The principle involved in the foregoing cases is analogous to that involved in many cases where the construction of the words "may" or "it shall be lawful," are held to be mandatory and not permissive. Mason v. Fearson, 9 How. 248, 13 L. ed. 125; Rock Island County v. United States, 4 Wall. 435, 18 L. ed. 419, 423; City of Galena v. United States, 5 Wall. 705, 18 L. ed. 560; Mayor of New York v. Furze, 3 Hill (N.Y.) 614.

That the contract was not incorporated in the vote of the selectmen or its record, does not affect the legality of the action taken. In construction of a writing, the court will look at the subject-matter, the surrounding circumstances, and the obvious purpose which the parties had in view to determine the intent. It is also well settled that it is always proper to identify the subject-matter referred to in a written instrument, and the facts connected with the vote taken are properly pleaded for the purpose of identifying the contract in question as being the "contract" mentioned in the record. That a record was made of the vote taken in town meeting does not necessarily make the record conclusive, for it is proper to show the subject-matter, so long as such facts do not vary, enlarge, or contradict the record, Rock Creek Tp. v. Codding, 42 Kan. 649, 22 P. 741; Morgan v. Wilfley, 71 Iowa, 212, 32 N.W. 265, and the facts alleged in the petition concerning the contract do not in any way enlarge, vary, or contradict the record, but merely identify the contract referred to in the vote with the contract under consideration, so the intention of the meeting can be ascertained.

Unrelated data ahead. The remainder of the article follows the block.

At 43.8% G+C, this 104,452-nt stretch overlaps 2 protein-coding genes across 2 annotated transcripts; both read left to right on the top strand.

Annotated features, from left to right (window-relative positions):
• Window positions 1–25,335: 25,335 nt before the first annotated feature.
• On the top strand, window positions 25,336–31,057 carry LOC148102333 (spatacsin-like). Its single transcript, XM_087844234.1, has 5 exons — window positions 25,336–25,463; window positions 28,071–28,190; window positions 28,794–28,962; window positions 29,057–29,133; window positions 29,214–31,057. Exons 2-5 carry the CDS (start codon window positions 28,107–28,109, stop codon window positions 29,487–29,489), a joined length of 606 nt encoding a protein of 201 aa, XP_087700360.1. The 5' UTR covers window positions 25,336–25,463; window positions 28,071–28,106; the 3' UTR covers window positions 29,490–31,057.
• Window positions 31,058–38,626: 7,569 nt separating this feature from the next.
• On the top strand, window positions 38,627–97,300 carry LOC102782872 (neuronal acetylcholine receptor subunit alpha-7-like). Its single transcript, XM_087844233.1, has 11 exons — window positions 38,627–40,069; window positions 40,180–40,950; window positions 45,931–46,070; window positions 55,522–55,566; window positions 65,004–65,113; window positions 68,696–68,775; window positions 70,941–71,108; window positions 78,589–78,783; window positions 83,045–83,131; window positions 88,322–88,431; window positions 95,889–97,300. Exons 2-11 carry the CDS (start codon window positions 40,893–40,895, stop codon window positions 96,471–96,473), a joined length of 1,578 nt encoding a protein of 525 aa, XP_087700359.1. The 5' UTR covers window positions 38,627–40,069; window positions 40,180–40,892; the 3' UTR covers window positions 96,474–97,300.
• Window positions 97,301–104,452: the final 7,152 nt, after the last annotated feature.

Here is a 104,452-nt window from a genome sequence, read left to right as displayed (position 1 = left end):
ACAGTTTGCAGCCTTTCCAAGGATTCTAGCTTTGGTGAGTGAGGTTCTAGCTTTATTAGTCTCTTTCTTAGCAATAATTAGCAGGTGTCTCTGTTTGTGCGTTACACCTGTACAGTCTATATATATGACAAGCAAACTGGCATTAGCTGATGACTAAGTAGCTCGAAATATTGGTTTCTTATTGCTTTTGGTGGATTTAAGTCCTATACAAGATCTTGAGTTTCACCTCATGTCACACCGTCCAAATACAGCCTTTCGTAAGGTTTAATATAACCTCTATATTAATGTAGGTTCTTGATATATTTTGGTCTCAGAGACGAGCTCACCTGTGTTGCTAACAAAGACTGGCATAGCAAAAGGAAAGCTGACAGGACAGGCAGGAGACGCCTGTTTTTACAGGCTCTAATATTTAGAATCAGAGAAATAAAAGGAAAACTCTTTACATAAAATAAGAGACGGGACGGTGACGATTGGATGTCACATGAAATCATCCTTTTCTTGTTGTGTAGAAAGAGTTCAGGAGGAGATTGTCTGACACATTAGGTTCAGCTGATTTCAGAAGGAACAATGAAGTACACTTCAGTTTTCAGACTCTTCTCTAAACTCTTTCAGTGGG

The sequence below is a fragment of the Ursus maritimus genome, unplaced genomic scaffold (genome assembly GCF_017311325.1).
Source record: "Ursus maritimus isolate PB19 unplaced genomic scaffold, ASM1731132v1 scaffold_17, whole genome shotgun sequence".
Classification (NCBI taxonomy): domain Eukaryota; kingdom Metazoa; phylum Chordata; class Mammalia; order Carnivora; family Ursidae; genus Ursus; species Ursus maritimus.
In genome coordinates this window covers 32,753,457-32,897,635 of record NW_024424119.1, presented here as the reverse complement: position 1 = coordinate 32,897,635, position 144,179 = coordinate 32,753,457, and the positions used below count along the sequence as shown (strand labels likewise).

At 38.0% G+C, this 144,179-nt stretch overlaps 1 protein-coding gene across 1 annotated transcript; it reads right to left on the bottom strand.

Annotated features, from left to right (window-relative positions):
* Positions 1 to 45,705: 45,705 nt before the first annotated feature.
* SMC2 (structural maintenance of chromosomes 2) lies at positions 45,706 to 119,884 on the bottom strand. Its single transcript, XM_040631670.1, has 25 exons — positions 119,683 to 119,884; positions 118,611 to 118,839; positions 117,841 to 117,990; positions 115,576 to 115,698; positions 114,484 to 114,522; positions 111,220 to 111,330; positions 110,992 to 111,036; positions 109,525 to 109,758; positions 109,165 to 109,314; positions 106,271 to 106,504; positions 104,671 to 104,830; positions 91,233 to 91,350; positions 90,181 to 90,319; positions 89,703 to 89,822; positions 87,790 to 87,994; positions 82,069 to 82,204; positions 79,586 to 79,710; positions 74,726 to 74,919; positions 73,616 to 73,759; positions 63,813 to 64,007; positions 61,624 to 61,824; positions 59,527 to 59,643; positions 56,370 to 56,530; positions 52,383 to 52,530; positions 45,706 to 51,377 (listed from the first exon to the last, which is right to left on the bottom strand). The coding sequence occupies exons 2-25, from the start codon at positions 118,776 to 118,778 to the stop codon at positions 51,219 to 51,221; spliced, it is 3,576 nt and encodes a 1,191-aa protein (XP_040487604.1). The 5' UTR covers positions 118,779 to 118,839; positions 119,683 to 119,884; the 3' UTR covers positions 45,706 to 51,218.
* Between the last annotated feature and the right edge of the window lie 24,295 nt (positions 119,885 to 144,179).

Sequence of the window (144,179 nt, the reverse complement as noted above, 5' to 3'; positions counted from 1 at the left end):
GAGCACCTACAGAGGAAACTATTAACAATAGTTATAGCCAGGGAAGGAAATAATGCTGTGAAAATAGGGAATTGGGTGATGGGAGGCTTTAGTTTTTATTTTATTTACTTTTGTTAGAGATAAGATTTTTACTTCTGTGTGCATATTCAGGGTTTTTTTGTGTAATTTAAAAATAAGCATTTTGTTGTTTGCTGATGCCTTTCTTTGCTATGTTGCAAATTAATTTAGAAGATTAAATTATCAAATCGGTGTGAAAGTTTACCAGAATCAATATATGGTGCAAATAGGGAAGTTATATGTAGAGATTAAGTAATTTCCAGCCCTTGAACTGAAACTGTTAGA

The town had authority to enter into such a contract, and no new duty was imposed upon the selectmen, for it was and is their duty to execute all contracts on behalf of the town within its power, where such contracts are authorized, unless that duty is expressly placed elsewhere. Acts 1931, No. 49; New Haven v. Weston, 87 Vt. 7, 19, 20; Cabot v. Britt, 36 Vt. 349, 351-353.

The warning of the special meeting was sufficient adequately to support the vote taken, including the appropriation.

The statute provides that the town may at any annual or special meeting appropriate money to secure a regular licensed physician "when an article for such purpose has been duly inserted in the warning, and the legislative history shows that towns were empowered to appropriate first a limited sum, and then without limit and at their discretion, for that purpose. Acts 1921, No. 101, § 1, amended by Acts 1927, No. 56, and by Acts 1931, No. 49.